The 50000 test gives similar results.
II) Retrieval of 5000/50000/500000 out of 200 million points – higher database load
Generated a random database with 200 million rows. Every row has 5 fields: 2 integers and 3 random strings.
The insert operation is made on 8 threads, inserts are split among threads.
Also for select and fetch used threads (1,2,4 and 8 threads per run) but in our test case every thread runs the same operation.
On select and fetch selected the rows (5000, 50000 and 500000 rows) from the total of 200 million rows and made a similar fetch operation for both MySql and Mongo.
The results output is streamed from some shell scripts into csv.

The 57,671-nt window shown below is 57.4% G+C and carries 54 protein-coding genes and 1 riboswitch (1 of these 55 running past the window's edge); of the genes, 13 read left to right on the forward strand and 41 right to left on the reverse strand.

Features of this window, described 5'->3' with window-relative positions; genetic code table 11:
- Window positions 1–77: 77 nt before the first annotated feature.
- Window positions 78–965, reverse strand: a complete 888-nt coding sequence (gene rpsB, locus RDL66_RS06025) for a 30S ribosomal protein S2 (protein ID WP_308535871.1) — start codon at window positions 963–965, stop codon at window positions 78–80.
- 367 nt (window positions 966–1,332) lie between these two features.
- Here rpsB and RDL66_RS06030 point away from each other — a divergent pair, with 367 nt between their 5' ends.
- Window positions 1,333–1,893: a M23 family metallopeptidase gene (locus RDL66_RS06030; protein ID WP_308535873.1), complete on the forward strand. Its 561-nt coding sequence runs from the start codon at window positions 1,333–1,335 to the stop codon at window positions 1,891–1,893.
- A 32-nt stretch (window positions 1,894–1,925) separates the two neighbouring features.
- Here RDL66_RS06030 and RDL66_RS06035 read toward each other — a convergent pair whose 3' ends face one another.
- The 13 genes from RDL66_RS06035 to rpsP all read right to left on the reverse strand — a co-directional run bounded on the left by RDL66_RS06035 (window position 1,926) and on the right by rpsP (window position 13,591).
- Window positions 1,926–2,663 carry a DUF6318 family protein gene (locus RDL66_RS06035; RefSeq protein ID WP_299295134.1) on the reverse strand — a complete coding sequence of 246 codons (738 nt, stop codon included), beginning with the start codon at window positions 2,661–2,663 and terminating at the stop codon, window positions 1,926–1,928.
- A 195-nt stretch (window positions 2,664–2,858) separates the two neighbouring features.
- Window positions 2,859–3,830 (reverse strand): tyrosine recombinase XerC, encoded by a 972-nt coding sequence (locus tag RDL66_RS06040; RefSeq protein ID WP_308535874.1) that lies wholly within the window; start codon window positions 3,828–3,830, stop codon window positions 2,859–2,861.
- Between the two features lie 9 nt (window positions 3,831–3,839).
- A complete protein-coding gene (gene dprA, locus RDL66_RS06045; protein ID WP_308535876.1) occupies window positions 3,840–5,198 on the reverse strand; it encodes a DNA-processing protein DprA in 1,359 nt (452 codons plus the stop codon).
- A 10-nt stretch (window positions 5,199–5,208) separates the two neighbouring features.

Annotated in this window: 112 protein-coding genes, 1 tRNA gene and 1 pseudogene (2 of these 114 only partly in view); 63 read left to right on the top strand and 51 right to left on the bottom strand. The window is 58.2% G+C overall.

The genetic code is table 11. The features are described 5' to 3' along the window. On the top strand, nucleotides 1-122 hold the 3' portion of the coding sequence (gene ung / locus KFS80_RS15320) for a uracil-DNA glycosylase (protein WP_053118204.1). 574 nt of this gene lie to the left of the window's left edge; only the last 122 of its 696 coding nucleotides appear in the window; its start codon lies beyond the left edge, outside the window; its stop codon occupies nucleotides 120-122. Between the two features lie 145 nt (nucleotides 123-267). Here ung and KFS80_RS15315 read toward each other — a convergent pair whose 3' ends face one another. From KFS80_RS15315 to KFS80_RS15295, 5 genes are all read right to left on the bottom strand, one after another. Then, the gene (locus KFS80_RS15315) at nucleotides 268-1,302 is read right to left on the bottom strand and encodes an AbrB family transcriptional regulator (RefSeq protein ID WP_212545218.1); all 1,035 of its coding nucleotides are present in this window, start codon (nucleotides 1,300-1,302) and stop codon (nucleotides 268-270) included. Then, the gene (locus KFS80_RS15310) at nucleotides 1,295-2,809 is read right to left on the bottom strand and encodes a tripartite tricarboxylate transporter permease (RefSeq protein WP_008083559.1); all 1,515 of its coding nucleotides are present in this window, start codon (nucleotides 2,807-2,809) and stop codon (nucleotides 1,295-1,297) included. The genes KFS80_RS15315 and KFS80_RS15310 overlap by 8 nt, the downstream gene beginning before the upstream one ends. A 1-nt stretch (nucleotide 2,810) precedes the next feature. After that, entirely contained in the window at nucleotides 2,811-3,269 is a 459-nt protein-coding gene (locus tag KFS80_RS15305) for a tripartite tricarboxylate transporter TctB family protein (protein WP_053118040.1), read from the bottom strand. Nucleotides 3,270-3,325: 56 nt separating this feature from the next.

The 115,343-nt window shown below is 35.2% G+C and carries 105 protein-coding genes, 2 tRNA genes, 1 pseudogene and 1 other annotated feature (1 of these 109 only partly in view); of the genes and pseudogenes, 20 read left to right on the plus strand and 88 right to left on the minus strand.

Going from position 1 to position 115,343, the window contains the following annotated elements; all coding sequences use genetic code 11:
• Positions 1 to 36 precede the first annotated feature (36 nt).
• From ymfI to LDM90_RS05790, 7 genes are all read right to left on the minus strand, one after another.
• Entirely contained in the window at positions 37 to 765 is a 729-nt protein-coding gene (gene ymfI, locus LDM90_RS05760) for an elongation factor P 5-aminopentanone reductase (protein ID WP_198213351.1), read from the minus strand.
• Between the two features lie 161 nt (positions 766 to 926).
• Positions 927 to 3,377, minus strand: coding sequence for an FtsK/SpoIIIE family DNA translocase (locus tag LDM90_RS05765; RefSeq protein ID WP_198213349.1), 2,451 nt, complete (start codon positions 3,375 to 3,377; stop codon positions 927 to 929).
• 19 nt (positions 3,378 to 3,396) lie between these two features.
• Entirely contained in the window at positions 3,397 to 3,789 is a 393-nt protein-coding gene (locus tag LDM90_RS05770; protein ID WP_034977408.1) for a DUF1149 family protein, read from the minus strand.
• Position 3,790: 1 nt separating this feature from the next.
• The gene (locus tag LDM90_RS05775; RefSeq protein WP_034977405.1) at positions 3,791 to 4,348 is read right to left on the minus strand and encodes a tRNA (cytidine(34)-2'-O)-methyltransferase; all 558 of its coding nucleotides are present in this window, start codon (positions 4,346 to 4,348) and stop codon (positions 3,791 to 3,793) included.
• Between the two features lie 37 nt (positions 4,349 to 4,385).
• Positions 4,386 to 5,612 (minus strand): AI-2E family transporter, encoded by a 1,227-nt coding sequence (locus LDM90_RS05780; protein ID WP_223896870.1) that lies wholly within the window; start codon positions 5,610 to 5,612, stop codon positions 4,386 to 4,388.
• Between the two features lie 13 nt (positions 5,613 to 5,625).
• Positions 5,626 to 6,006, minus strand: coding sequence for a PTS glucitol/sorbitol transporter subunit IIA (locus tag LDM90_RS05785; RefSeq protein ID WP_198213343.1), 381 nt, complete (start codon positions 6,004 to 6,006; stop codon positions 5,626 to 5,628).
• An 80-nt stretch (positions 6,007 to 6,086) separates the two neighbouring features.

5000 selected rows out of 200 million rows
database operation total rows threads no of selected rows run time (select + fetch) CPU usage (4 cores) select time
Mongo Insert 200000000 8 0 8283056 ms 134%CPU 0
MySQL Insert 200000000 8 0 22270948 ms 147%CPU 0
Mongo Select+Fetch 200000000 1 5000 185969 ms 100%CPU 4 ms first run
MySQL Select+Fetch 200000000 1 5000 325609 ms 100%CPU 324876 ms first run
Mongo Select+Fetch 200000000 1 5000 170406 ms 100%CPU 0 ms
MySQL Select+Fetch 200000000 1 5000 797 ms 131%CPU 64 ms
Mongo Select+Fetch 200000000 2 5000 366705 ms 100%CPU 3 ms
MySQL Select+Fetch 200000000 2 5000 1088 ms 151%CPU 71 ms
Mongo Select+Fetch 200000000 4 5000 626023 ms 100%CPU 3 ms
MySQL Select+Fetch 200000000 4 5000 846 ms 158%CPU 85 ms
Mongo Select+Fetch 200000000 8 5000 1564526 ms 73%CPU 2 ms
MySQL Select+Fetch 200000000 8 5000 1048 ms 181%CPU 38 ms

50000 selected rows out of 200 million rows